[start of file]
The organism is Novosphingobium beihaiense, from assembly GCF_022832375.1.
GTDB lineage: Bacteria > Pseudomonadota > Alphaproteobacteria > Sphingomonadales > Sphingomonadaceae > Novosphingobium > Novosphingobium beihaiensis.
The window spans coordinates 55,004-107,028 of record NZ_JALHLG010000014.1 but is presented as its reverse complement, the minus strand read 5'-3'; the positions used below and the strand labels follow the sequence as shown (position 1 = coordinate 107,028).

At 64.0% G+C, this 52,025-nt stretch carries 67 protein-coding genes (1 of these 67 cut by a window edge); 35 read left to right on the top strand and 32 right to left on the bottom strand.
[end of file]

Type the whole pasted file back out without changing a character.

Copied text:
The organism is Novosphingobium beihaiense, from assembly GCF_022832375.1.
GTDB lineage: Bacteria > Pseudomonadota > Alphaproteobacteria > Sphingomonadales > Sphingomonadaceae > Novosphingobium > Novosphingobium beihaiensis.
The window spans coordinates 55,004-107,028 of record NZ_JALHLG010000014.1 but is presented as its reverse complement, the minus strand read 5'-3'; the positions used below and the strand labels follow the sequence as shown (position 1 = coordinate 107,028).

At 64.0% G+C, this 52,025-nt stretch carries 67 protein-coding genes (1 of these 67 cut by a window edge); 35 read left to right on the top strand and 32 right to left on the bottom strand.